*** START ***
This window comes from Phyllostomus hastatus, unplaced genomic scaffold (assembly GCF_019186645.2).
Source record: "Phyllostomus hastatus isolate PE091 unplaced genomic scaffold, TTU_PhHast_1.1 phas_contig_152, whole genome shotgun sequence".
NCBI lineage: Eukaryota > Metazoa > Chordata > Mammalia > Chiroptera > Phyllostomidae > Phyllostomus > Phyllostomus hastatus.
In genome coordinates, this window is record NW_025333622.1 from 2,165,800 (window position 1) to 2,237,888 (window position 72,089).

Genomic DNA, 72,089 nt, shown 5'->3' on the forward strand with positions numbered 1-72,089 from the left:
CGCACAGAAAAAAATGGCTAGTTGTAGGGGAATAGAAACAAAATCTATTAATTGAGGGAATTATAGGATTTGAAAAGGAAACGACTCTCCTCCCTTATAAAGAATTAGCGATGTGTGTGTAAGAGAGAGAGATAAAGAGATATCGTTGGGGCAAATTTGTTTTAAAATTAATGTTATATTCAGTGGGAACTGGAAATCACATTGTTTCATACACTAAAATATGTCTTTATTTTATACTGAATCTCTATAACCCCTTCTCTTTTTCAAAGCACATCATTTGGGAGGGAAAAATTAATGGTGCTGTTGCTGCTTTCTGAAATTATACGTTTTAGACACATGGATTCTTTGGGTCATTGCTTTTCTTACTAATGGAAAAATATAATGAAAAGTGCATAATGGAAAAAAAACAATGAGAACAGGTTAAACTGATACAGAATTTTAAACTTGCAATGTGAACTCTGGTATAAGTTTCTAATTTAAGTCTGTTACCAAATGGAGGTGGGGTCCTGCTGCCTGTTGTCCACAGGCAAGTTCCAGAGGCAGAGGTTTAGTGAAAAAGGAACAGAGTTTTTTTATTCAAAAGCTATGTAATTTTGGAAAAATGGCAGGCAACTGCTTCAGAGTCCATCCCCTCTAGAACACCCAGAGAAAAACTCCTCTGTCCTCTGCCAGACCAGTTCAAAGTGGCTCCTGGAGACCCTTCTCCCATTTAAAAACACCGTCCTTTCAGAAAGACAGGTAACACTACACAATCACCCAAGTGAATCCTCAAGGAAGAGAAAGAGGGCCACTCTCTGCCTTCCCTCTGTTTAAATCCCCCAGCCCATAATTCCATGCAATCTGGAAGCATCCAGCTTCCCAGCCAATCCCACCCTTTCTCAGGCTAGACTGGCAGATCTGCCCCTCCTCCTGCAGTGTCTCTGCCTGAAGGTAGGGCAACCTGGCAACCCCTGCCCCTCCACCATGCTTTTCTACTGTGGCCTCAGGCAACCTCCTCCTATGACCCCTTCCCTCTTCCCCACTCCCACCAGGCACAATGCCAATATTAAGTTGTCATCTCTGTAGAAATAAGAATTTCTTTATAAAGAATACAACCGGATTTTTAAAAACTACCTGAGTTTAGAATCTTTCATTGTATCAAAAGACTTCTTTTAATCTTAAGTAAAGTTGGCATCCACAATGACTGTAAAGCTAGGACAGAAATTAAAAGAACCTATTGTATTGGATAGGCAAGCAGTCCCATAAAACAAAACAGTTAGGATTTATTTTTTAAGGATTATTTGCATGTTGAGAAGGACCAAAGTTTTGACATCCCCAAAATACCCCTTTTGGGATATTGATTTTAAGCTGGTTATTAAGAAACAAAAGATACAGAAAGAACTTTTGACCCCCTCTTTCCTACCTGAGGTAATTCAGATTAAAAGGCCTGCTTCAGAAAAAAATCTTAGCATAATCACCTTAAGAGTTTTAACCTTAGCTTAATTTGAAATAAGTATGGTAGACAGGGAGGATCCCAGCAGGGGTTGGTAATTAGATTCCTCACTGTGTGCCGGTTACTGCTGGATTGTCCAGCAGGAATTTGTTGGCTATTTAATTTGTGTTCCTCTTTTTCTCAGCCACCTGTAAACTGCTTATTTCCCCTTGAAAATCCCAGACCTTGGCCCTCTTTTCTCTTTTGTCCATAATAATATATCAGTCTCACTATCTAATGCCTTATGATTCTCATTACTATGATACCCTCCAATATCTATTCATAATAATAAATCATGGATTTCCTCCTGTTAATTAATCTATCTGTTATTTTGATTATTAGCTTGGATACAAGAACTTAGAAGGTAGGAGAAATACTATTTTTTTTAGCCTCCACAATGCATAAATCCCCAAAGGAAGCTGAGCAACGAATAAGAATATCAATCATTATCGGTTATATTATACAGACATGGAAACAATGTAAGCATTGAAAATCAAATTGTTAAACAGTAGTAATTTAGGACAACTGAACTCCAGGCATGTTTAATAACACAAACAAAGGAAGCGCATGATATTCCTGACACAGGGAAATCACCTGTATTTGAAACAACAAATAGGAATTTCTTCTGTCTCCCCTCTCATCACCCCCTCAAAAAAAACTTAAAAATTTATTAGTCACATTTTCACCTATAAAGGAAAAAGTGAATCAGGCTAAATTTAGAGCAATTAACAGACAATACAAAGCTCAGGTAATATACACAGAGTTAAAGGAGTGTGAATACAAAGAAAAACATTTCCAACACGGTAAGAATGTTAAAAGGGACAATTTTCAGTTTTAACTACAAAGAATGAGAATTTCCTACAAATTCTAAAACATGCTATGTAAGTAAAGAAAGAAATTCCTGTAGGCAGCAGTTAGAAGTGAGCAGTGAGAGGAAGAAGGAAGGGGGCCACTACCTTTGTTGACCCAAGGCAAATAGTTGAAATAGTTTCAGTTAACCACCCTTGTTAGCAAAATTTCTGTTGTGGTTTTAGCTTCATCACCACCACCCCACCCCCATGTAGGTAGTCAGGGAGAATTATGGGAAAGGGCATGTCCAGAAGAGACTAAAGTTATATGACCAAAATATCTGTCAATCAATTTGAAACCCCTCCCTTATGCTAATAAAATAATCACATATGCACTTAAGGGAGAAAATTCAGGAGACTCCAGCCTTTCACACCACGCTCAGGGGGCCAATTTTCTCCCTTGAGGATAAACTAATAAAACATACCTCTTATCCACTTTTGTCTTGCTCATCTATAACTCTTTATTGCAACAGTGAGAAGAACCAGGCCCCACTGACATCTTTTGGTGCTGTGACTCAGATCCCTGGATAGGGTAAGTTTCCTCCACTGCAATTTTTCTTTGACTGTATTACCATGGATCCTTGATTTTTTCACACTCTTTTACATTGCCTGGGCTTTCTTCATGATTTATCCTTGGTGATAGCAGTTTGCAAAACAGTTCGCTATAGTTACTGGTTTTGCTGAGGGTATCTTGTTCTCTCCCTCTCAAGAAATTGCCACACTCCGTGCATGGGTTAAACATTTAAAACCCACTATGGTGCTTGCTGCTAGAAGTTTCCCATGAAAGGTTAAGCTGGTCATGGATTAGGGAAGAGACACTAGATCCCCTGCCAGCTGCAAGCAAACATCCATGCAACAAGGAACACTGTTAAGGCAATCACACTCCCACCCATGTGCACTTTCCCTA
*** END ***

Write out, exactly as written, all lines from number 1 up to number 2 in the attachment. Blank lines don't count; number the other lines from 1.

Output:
This window comes from Phyllostomus hastatus, unplaced genomic scaffold (assembly GCF_019186645.2).
Source record: "Phyllostomus hastatus isolate PE091 unplaced genomic scaffold, TTU_PhHast_1.1 phas_contig_152, whole genome shotgun sequence".